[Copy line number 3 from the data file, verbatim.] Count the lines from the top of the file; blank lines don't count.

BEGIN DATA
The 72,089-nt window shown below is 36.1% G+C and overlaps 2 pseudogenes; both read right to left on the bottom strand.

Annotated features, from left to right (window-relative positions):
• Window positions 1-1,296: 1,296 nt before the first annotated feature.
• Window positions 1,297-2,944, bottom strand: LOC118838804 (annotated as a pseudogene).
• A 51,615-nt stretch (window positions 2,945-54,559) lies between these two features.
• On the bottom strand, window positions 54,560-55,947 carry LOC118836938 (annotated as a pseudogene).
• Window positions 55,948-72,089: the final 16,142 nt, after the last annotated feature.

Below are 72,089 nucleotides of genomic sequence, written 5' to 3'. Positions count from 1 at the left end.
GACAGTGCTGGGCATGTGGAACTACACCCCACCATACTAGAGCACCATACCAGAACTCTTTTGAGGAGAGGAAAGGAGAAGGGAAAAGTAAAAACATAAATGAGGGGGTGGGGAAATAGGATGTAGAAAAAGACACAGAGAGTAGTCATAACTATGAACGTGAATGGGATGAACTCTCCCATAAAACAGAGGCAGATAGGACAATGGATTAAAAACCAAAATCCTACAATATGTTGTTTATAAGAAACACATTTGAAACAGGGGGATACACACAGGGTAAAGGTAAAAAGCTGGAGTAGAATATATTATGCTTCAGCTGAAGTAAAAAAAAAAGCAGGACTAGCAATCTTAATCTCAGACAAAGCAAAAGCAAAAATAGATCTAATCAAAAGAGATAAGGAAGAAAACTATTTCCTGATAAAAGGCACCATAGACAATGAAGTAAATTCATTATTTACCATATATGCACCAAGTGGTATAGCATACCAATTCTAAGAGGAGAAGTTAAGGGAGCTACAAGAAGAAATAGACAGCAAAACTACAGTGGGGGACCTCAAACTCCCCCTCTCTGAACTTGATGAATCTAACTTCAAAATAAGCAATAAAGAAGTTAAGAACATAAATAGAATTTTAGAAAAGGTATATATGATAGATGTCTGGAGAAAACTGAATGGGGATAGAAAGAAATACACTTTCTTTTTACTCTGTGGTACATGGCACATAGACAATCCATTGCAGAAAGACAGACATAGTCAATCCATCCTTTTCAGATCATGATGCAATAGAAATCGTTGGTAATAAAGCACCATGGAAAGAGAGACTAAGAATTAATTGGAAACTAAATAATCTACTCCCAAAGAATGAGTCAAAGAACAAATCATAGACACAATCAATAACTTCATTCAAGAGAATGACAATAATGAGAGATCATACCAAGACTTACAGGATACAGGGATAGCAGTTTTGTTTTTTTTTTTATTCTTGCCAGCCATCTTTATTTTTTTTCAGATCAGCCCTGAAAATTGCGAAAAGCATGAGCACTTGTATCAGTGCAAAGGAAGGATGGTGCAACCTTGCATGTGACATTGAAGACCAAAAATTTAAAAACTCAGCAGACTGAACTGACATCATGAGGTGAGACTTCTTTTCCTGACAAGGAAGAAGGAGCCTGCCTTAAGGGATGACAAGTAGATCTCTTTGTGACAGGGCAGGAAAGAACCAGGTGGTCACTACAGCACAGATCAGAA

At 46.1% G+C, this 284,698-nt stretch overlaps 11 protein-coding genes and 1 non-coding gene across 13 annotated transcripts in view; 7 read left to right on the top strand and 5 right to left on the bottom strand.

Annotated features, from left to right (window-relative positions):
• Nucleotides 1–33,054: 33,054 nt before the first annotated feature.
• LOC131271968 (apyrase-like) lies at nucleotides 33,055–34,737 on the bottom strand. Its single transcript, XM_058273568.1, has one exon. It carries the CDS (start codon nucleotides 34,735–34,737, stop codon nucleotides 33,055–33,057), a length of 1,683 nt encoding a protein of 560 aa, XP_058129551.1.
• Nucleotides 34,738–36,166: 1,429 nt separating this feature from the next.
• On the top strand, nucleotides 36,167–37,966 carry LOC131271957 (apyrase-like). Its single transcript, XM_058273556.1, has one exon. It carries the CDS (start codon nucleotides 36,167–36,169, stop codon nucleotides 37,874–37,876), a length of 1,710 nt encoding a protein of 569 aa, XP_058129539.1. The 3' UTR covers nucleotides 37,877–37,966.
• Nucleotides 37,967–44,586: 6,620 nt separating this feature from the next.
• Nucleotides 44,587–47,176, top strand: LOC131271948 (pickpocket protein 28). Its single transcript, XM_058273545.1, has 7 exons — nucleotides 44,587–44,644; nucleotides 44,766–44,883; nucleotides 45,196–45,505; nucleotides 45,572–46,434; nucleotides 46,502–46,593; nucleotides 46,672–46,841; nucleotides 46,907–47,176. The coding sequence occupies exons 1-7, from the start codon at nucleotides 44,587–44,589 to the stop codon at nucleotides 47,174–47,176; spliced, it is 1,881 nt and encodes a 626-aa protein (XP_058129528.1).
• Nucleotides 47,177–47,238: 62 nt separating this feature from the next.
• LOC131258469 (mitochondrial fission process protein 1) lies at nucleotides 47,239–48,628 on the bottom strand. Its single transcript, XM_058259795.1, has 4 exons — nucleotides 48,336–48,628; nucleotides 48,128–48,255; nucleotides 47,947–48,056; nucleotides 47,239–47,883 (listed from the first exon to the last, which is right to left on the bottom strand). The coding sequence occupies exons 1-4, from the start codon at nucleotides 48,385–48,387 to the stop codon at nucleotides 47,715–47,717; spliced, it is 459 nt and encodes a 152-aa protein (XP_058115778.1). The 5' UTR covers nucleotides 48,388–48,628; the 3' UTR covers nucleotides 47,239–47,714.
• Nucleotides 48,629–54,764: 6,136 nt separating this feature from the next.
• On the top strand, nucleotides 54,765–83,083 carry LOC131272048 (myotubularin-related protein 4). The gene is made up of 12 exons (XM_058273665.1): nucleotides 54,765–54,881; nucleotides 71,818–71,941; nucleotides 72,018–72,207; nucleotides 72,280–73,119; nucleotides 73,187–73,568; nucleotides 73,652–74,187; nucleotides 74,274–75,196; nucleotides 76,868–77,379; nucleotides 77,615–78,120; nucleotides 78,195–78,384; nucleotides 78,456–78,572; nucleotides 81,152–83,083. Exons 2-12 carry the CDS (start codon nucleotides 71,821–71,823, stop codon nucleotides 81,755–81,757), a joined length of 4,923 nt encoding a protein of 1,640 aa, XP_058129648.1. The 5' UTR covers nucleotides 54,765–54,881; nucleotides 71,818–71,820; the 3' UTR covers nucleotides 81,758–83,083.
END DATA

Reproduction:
• Window positions 1-1,296: 1,296 nt before the first annotated feature.